San Francisco florist Rebekah Northway of the Petaler (www.thepetalersf.com) creates arrangements that are joyfully of the garden, if that garden were vibrant and lively like an Eden should be. Getting her start in 2006 with big restaurant accounts like Range, Nopa, Zuni Cafe and Bar Tartine, the New Mexico native took cues from her clients’ similar culinary ethos.
“They valued really fresh, local produce, and that really influenced my arrangements, which weren’t necessarily about design but rather about showcasing the beautiful material in a natural way,” Northway says. She likens her work to a wild garden or “rebellious ikebana,” a seemingly untamed modern-day spin on the ancient and ceremonial Japanese art of flower arranging. Professional influences notwithstanding, the root, so to speak, of her calling can be traced back to her family’s robust garden of flowers and edible plants in the high desert, where she first witnessed the power of a bloom.
“I love the way people are so drawn to flowers,” Northway says. “They are the purest subjects of our admiration.” Here, the Duboce Triangle resident (her floral studio is also in the neighborhood; you might see her gray flower truck, an old postal vehicle, parked outside) offers insight into her creative process when putting together a breezy bouquet using materials readily found in Bay Area gardens and sidewalks, along anonymous fence lines and around undiscovered bends.
Five steps to the perfect arrangement
Guidance and musings fromRebekah Northway of the Petaler.
Showcase a specimen: When creating a home arrangement, the aim is pure: Bring nature indoors. “The simplicity of a single found flower, cloaked by a sprig of greenery, is enough to celebrate the beauty of outdoors and bring it inside,” says Northway. “Slipped into nothing more than a glass pitcher or bud vase, that becomes perfection.”
Think gin and tonic: Beyond that simple intention, Northway offers the cocktail theory of flower design. Think of an arrangement as a gin and tonic: The base of the composition (gin) is greenery that’s leafy, strong and sometimes flowering — in the Bay Area, rhododendron, azalea or Philadelphus (mock orange) would naturally fit the bill. The next element (tonic), softens the greenery and lends more shape to the arrangement — honeysuckle, rose and flowering herbs like lavender or thyme work well to achieve a sculptural quality. The garnish (lime) at the end would be any delicate blooms like Iceland poppy, with its wide, paper-thin petals and sunny, open face; or snowdrops, with their dainty, dangling white flowers.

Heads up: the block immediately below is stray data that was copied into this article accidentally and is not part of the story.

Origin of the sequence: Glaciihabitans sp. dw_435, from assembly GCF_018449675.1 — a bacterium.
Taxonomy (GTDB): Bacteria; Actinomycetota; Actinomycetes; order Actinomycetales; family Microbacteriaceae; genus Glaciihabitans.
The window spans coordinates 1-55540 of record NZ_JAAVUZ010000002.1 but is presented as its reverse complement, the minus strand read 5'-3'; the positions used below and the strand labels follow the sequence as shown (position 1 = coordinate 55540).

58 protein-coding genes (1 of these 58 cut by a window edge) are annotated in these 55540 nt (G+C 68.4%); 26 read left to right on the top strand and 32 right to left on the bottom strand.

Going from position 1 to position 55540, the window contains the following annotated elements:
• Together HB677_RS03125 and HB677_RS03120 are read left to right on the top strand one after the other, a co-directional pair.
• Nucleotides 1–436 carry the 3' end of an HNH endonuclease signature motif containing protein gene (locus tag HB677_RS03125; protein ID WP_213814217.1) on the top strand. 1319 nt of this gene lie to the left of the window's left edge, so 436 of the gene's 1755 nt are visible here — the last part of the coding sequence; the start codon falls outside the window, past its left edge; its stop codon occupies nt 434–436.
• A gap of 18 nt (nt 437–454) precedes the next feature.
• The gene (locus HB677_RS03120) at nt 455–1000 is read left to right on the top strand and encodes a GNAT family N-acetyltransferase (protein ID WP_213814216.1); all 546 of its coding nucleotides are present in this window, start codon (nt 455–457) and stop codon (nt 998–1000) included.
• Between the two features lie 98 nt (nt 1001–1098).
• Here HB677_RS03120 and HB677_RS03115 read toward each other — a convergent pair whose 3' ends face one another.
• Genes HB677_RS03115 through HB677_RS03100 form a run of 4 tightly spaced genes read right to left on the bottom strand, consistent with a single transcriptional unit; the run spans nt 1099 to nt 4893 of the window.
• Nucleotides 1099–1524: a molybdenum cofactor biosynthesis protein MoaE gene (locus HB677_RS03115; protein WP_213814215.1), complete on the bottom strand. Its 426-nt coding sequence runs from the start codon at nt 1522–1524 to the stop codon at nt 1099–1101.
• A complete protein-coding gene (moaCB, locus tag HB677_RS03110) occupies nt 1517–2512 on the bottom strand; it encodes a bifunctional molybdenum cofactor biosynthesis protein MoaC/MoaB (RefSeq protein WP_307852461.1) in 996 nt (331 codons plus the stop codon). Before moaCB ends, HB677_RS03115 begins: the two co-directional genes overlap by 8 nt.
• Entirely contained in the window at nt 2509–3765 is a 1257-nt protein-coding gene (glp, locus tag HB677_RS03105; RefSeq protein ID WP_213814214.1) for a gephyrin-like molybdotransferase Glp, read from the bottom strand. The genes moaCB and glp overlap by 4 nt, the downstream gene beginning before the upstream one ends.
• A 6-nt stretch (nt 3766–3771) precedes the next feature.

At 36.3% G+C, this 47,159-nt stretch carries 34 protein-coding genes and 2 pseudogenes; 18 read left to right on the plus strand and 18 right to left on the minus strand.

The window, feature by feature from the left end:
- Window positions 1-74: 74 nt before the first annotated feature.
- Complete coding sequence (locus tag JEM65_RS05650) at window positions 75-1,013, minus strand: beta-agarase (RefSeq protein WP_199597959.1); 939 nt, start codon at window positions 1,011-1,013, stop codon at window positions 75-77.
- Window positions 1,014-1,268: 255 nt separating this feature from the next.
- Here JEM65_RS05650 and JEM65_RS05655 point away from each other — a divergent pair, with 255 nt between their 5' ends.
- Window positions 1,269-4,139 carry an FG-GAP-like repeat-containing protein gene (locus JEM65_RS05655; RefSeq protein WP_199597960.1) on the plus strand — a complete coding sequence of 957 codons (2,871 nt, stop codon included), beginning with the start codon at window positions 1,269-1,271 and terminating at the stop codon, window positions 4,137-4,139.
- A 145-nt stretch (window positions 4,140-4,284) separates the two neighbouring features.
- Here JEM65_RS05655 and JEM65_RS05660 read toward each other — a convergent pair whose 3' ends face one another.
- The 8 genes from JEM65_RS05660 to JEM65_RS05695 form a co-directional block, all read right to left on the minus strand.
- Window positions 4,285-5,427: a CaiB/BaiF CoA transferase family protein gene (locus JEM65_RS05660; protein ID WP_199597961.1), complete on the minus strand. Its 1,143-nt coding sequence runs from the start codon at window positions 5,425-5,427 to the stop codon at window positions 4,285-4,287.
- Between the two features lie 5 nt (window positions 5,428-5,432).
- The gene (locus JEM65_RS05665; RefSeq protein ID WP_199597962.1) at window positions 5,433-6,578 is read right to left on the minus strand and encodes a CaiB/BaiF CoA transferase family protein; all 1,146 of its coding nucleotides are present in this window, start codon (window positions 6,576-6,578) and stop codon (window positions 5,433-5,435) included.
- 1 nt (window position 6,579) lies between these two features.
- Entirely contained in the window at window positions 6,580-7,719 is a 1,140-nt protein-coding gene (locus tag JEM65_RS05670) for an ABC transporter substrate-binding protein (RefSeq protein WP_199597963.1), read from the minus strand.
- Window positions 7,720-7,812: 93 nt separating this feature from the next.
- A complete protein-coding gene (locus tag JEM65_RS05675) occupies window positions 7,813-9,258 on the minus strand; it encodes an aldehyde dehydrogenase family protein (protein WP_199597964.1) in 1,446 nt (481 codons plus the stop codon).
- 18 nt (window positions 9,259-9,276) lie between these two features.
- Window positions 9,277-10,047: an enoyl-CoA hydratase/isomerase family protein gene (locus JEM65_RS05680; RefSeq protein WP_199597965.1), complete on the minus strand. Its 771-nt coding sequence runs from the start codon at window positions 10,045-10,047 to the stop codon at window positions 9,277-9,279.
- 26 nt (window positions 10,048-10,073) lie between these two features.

Color theory: Don’t make the mistake so many grocery store arrangements make and include blooms in too many varied colors. “That look always strikes me as clown-like,” says Northway. In her work, she prefers a monochromatic palette for its simplicity and harmony, plus its inherent focus on texture — velvety lavender garden roses with shaggy honeysuckle and ripening blackberries on a prickly vine, for instance. On the other hand, Northway also admires a dramatic, high-contrast pairing like plum ranunculus and peach rose.
Leave breathing room: When composing an arrangement, less is better, at least to start. That way, you can see strong lines and nice negative space, adding more as needed to complete the composition. Most beginners tend toward a vase dense with flowers and foliage — view that not as the finished product, but rather a starting point. “Don’t be afraid to manicure the arrangement just by clipping into it,” says Northway, who likes to cut off side shoots on branches as well as excess leaves, giving the composition some lightness and the plants some breathing room, revealing a stronger shape.
Avoid direct sun: One thing to keep in mind when caring for your arrangement: the flowers have already been cleaved from their life source, so they are literally hanging on by a slant-cut stem in cool, clean water (by the way, never mind plant food — just change the water more often). Don’t inflict more trauma by placing your vase in direct sunlight. “That said, there are flowers that will reach toward the sunlight, which is always lovely to see,” says Northway of tulip, ranunculus and foxglove. “They’re not growing, but they’re dancing a little bit, influenced by sunlight and gravity at the same time.